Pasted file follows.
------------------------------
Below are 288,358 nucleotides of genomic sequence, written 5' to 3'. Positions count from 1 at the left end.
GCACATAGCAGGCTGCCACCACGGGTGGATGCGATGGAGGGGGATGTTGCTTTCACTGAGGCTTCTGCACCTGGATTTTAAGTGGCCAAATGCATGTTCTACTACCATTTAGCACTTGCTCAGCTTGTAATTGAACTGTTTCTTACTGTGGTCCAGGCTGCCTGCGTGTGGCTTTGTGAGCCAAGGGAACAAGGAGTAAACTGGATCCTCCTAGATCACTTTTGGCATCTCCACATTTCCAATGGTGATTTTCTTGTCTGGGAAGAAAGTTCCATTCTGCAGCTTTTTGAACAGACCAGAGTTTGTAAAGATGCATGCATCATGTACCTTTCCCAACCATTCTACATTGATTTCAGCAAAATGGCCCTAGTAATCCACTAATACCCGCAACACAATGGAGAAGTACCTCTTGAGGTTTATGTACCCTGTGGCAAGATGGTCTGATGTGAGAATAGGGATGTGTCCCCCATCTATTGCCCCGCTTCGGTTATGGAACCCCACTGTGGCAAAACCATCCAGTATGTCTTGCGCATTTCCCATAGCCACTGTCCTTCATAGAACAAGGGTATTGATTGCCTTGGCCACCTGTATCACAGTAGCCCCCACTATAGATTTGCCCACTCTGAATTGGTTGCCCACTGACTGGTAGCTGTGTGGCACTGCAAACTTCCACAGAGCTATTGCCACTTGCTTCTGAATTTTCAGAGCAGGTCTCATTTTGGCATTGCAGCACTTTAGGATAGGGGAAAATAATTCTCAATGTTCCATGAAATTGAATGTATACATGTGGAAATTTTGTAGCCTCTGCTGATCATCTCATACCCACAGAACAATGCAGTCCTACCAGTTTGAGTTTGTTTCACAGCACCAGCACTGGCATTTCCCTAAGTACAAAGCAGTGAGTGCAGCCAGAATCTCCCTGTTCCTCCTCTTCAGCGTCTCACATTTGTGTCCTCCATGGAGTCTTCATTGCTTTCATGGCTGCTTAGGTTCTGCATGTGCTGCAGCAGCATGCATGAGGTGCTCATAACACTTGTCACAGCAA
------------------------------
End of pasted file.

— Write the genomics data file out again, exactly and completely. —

Below are 288,358 nucleotides of genomic sequence, written 5' to 3'. Positions count from 1 at the left end.
GCACATAGCAGGCTGCCACCACGGGTGGATGCGATGGAGGGGGATGTTGCTTTCACTGAGGCTTCTGCACCTGGATTTTAAGTGGCCAAATGCATGTTCTACTACCATTTAGCACTTGCTCAGCTTGTAATTGAACTGTTTCTTACTGTGGTCCAGGCTGCCTGCGTGTGGCTTTGTGAGCCAAGGGAACAAGGAGTAAACTGGATCCTCCTAGATCACTTTTGGCATCTCCACATTTCCAATGGTGATTTTCTTGTCTGGGAAGAAAGTTCCATTCTGCAGCTTTTTGAACAGACCAGAGTTTGTAAAGATGCATGCATCATGTACCTTTCCCAACCATTCTACATTGATTTCAGCAAAATGGCCCTAGTAATCCACTAATACCCGCAACACAATGGAGAAGTACCTCTTGAGGTTTATGTACCCTGTGGCAAGATGGTCTGATGTGAGAATAGGGATGTGTCCCCCATCTATTGCCCCGCTTCGGTTATGGAACCCCACTGTGGCAAAACCATCCAGTATGTCTTGCGCATTTCCCATAGCCACTGTCCTTCATAGAACAAGGGTATTGATTGCCTTGGCCACCTGTATCACAGTAGCCCCCACTATAGATTTGCCCACTCTGAATTGGTTGCCCACTGACTGGTAGCTGTGTGGCACTGCAAACTTCCACAGAGCTATTGCCACTTGCTTCTGAATTTTCAGAGCAGGTCTCATTTTGGCATTGCAGCACTTTAGGATAGGGGAAAATAATTCTCAATGTTCCATGAAATTGAATGTATACATGTGGAAATTTTGTAGCCTCTGCTGATCATCTCATACCCACAGAACAATGCAGTCCTACCAGTTTGAGTTTGTTTCACAGCACCAGCACTGGCATTTCCCTAAGTACAAAGCAGTGAGTGCAGCCAGAATCTCCCTGTTCCTCCTCTTCAGCGTCTCACATTTGTGTCCTCCATGGAGTCTTCATTGCTTTCATGGCTGCTTAGGTTCTGCATGTGCTGCAGCAGCATGCATGAGGTGCTCATAACACTTGTCACAGCAA